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The Mechanics
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Health Care Tue Jun 18 2013

The Future of Chicago's Safety Net Hospitals

Roseland Community Hospital has been in the news recently because of its financial struggles. According to Crain's, Loretto Hospital in Austin is a possible purchaser of Roseland.

Roseland is a safety net hospital, which means it is what the National Association of Public Hospitals and Health Systems describes as a hospital which provides "a significant level of care to low-income, uninsured, and vulnerable populations." A safety net hospital is not the same thing as a public hospital, which is operated by a government. Public hospitals can be safety net hospitals, but a safety net hospital is not a public hospital.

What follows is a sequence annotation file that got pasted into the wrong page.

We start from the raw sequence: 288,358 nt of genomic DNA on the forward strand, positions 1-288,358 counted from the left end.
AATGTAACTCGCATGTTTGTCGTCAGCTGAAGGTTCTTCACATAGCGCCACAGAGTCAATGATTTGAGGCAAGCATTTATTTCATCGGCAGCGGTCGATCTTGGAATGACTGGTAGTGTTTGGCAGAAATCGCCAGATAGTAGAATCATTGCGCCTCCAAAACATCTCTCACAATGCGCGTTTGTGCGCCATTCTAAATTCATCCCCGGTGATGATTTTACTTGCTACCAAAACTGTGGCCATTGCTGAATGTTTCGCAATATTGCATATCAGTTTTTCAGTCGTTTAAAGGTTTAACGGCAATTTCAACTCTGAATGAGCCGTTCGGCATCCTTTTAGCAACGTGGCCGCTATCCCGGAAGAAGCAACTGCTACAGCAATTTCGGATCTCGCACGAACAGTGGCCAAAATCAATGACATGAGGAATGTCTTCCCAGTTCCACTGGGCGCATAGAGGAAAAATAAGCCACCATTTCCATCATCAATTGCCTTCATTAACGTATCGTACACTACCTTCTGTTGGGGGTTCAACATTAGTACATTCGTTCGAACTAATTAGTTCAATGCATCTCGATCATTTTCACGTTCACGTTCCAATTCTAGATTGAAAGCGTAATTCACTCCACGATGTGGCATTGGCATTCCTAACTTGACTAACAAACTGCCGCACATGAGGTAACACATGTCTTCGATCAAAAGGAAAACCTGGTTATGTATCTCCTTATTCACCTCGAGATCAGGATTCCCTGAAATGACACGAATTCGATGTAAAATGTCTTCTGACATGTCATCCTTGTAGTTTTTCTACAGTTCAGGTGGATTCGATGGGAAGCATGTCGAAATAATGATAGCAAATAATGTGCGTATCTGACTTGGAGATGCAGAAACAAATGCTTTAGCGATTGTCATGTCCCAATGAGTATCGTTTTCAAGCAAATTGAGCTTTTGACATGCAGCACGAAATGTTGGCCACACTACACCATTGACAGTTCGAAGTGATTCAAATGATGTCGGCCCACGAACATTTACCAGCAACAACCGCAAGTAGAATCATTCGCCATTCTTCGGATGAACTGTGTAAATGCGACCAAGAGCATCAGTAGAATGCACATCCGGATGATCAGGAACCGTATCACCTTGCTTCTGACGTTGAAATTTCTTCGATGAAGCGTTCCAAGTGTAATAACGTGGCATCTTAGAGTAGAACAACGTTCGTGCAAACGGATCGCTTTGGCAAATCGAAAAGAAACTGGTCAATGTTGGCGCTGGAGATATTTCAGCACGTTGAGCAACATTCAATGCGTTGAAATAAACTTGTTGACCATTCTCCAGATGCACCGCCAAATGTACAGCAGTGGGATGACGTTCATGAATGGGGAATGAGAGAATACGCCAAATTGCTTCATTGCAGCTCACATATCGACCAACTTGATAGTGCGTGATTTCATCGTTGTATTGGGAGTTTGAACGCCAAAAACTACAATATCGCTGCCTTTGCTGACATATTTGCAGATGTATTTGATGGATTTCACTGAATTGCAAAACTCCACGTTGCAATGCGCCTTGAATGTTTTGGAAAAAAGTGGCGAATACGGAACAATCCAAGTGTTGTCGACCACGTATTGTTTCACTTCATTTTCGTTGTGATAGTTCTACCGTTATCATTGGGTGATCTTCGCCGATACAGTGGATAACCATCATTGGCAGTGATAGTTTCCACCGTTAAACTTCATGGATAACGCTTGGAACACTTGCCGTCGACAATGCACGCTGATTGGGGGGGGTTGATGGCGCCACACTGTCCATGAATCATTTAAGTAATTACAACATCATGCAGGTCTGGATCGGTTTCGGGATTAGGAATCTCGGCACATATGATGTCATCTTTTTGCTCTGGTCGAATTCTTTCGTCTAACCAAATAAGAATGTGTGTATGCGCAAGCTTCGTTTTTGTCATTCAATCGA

John H. Stroger Jr. Hospital of Cook County is a public hospital that is also a safety net hospital. Mount Sinai Hospital is a safety net hospital, but it is not a public hospital.

The unfortunate thing about the news regarding Roseland is it might be a sign of what's to come for safety net hospitals. As time progresses, safety net hospitals need to come up with solutions on how to stay afloat as they could lose patients as a result of Medicaid expansion.

The Cook County Health and Hospitals System has created a possible solution for themselves, which is the creation of CountyCare. CountyCare is a Medicaid program which covers services as long as they're provided by the CCHHS and "community providers" selected by the CCHHS. In a way, it's like a normal insurance plan that has in-network and out-of-network providers. The difference is the network is incredibly limited and this is through Medicaid.